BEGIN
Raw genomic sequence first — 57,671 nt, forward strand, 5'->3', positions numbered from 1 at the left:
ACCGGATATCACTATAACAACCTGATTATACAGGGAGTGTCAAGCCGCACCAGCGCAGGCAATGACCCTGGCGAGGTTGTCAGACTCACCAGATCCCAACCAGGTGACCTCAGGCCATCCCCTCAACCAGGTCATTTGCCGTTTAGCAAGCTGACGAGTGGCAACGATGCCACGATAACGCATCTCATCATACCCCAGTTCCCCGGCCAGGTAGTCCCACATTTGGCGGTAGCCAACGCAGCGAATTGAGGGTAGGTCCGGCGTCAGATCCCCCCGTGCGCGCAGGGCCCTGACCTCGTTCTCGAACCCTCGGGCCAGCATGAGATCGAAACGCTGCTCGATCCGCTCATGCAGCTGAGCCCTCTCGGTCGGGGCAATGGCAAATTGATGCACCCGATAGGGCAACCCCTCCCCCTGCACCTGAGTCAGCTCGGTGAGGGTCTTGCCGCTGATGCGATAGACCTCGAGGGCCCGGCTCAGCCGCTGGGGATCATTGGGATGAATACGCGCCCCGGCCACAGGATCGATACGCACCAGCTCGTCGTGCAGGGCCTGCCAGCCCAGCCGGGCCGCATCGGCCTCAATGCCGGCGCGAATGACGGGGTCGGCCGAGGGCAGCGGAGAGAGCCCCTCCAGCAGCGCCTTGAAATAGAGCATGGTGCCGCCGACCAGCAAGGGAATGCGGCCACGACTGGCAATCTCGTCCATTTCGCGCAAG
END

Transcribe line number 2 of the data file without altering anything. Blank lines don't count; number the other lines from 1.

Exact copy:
ACCGGATATCACTATAACAACCTGATTATACAGGGAGTGTCAAGCCGCACCAGCGCAGGCAATGACCCTGGCGAGGTTGTCAGACTCACCAGATCCCAACCAGGTGACCTCAGGCCATCCCCTCAACCAGGTCATTTGCCGTTTAGCAAGCTGACGAGTGGCAACGATGCCACGATAACGCATCTCATCATACCCCAGTTCCCCGGCCAGGTAGTCCCACATTTGGCGGTAGCCAACGCAGCGAATTGAGGGTAGGTCCGGCGTCAGATCCCCCCGTGCGCGCAGGGCCCTGACCTCGTTCTCGAACCCTCGGGCCAGCATGAGATCGAAACGCTGCTCGATCCGCTCATGCAGCTGAGCCCTCTCGGTCGGGGCAATGGCAAATTGATGCACCCGATAGGGCAACCCCTCCCCCTGCACCTGAGTCAGCTCGGTGAGGGTCTTGCCGCTGATGCGATAGACCTCGAGGGCCCGGCTCAGCCGCTGGGGATCATTGGGATGAATACGCGCCCCGGCCACAGGATCGATACGCACCAGCTCGTCGTGCAGGGCCTGCCAGCCCAGCCGGGCCGCATCGGCCTCAATGCCGGCGCGAATGACGGGGTCGGCCGAGGGCAGCGGAGAGAGCCCCTCCAGCAGCGCCTTGAAATAGAGCATGGTGCCGCCGACCAGCAAGGGAATGCGGCCACGACTGGCAATCTCGTCCATTTCGCGCAAG